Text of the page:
Tian Ma, Shouhong Wang

Chapter 6. Dynamical Transitions in Chemistry and Biology

Abstract
This chapter studies dynamic transitions and pattern formations of a few typical nonequilibrium chemical and biological models. The main focus is on Belousov–Zhabotinsky models, the chemotactic model, and a population model.
Tian Ma, Shouhong Wang

Chapter 7. Fundamental Principles of Statistical and Quantum Physics

Abstract
This chapter is aimed for the first-principle approach to statistical physics and quantum physics, in the spirit of the guiding principles of physics: Principles 1.​1.​1 and 1.​1.​2. First, we introduce a new principle, the potential-descending principle (PDP), and show that statistical physics is built upon PDP and the principle of equal probability (PEP). Second, we develop a statistical theory of heat, including in particular the photon number formula of entropy, and the energy level formula of temperature. Also, we demonstrate that the physical carrier of heat is the photons. Third, we introduce a new field theoretical interpretation of quantum wave functions.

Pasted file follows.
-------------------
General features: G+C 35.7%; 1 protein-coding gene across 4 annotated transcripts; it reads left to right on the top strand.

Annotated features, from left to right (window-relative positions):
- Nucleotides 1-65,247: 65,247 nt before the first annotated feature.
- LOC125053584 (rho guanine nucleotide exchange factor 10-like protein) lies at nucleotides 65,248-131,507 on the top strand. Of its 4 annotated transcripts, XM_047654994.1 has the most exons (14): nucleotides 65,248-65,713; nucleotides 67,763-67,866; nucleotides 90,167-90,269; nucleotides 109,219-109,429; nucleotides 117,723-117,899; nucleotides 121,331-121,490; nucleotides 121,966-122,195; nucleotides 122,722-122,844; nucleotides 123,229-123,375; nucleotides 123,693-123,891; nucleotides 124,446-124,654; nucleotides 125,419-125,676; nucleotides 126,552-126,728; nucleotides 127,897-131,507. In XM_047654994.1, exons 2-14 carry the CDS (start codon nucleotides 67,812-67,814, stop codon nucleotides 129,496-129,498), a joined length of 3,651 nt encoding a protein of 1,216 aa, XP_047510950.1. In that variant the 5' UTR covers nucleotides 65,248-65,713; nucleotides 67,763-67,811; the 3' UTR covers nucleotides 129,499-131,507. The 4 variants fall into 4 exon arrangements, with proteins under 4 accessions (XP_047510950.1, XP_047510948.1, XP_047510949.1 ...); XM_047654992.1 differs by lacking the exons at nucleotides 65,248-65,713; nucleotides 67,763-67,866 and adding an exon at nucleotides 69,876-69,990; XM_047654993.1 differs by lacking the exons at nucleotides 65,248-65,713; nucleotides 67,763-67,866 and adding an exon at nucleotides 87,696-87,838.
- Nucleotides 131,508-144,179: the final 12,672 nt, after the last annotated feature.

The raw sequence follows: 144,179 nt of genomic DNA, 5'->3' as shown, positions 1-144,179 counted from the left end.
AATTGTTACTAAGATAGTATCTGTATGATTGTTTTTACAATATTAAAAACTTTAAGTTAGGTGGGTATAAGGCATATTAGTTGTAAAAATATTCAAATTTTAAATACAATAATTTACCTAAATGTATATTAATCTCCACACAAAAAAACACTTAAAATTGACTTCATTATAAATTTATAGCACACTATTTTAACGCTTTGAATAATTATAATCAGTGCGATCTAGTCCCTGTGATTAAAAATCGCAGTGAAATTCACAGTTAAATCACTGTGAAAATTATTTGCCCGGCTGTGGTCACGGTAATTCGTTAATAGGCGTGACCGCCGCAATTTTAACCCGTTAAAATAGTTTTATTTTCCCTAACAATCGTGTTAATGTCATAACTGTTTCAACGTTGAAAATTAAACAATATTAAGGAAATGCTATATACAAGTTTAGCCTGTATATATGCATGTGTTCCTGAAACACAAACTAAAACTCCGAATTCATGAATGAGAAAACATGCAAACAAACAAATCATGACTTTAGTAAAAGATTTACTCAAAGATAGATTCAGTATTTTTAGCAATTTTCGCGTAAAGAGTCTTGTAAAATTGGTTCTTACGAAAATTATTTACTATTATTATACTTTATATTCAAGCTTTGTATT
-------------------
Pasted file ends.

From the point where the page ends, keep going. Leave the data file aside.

Tian Ma, Shouhong Wang

Chapter 8. Quantum Mechanism of Condensates and High Tc Superconductivity

Abstract
The main objective of this chapter is to introduce a new quantum mechanism of condensates and superconductivity based on the field theoretical interpretation of quantum mechanical wave functions presented in Sect. 7.​3.​2, and on recent developments in quantum physics and statistical physics.
Tian Ma, Shouhong Wang

Chapter 9. Topological Phase Transitions

Abstract
This chapter aims to develop a systematic theory of topological phase transitions (TPTs) and explores a few typical examples, including (1) quantum phase transitions (QPTs), (2) galactic spiral structures, (3) electromagnetic eruptions on solar surface, (4) boundary-layer separation of fluid flows, and (5) interior separation of fluid flows.
Tian Ma, Shouhong Wang

Backmatter